The highlight of our stay was on our departure when we stopped to have a look at a Sea Eagle nest that K had been told about the previous day. When we arrived, we were treated to one of them landing on the nest and five minutes later taking off. So, we decided to set up my camera to try to get a shot of this the next time the bird flew in. One and half hours later, we got a shot of the eagle taking off. The wait was not a problem as we didn’t have too far to go.
We arrived at Bellingen showgrounds to camp early afternoon. The caretaker told us about a short drive and walk we could do that afternoon, so off we went to Angel Gabriel’s Reserve in the Promised Land through which the Never Never River flows– seriously! The reserve is named after a local character and is a magnet for various alternative types (including female skinny dippers). Anyway, it was a pleasant walk that took up the rest of the afternoon.
On Thursday, we drove to Dorrigo, along the Waterfall Way, to take on a walk or two and to hopefully see some waterfalls. The road twisted and winded up the side of the Dorrigo Mountain to a height of about 750m. Our first stop was at the Dorrigo National Park rain forest centre which features a short sky walk above the tree line to an impressive view down the valley below.
Our 6.6km walk took us through the rain forest and down the escarpment to a couple of waterfalls. At the Crystal Shower Falls, I had my first experience of getting behind the water as it cascaded in front of me. This photo is taken from behind the falls, looking towards the suspension bridge that crosses the ravine.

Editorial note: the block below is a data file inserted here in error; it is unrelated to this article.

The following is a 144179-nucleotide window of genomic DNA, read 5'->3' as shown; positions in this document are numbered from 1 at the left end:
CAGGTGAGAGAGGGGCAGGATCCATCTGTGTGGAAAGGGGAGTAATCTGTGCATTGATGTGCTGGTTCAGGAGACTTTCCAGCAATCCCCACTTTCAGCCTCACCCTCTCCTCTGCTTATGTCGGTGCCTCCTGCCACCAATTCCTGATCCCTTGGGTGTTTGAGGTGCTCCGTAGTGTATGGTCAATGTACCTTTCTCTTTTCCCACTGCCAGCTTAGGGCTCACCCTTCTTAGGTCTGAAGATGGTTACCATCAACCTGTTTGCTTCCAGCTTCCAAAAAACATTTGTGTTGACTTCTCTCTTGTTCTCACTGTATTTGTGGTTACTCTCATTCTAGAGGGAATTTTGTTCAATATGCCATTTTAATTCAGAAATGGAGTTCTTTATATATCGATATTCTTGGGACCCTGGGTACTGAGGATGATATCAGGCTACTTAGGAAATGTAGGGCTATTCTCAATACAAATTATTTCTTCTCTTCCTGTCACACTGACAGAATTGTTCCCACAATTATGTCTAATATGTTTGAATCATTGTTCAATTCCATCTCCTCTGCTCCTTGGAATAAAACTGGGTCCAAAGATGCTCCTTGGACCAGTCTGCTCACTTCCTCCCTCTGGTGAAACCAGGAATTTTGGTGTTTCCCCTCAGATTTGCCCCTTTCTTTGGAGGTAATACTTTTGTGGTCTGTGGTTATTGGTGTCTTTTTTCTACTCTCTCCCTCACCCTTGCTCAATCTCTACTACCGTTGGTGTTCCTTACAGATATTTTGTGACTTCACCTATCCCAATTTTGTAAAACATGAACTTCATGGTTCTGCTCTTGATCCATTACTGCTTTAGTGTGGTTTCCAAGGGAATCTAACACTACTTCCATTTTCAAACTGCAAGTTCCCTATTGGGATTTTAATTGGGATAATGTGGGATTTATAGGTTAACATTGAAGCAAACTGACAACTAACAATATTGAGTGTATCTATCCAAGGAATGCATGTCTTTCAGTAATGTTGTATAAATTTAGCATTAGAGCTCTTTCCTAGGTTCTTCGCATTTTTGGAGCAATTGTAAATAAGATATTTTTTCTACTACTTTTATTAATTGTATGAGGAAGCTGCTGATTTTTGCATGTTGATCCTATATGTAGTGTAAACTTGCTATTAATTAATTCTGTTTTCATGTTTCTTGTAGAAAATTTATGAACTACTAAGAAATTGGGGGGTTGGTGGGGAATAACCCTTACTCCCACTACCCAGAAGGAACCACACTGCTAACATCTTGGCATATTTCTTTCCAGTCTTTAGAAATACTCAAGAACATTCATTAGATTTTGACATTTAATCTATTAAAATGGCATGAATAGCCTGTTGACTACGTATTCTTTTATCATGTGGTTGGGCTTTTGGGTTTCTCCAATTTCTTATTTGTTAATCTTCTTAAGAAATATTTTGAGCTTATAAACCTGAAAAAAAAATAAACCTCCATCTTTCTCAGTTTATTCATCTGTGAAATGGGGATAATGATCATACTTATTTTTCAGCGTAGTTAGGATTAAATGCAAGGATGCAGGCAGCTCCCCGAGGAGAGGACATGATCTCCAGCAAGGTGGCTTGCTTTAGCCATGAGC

Back at the top and after a quick lunch (pestered by Bush Turkeys), we moved on to the Never Never Picnic Ground at the other end of the Park. From there we completed a short 4km circuit. Back at Dorrigo, we visited the supermarket for some veggies and, as a final stop, drove the very short distance to Dangar Falls.
We had hoped to do more, but the short daylight hours got the better of us.
Red Cliff Campground
Our route north to our next camp took us through Coffs Harbour where we stopped to stock up on provisions and, of course, snap a photo at the Big Banana. Along the coast there are numerous small beach side townships. We pulled into one of these – Emerald Beach- for lunch and a short walk to enjoy the views along a long golden beach.
Red Cliff Campground in the Yuraygir National Park is operated by NSW Parks, therefore with fairly basic facilities. The campground was quite busy when we arrived, but now (Sunday) we are about the only campers here, our only day time company being the local kangaroos who are clearly very comfortable with humans. We have five nights in total here, so we are enjoying the opportunity to relax, walk and a bit of driving. The beaches are long, the surf is loud and the temperatures are on the way up. In fact, I hit a milestone yesterday – I wore shorts for the first time on this trip.
One of my photographic highlights here was the reverse sunset on Saturday evening:
One of our side trips was to Brooms Head from, where we were treated to a pod of dolphins frolicking close to the shore and whales breaching further out – another visit will be made before we leave here on Wednesday.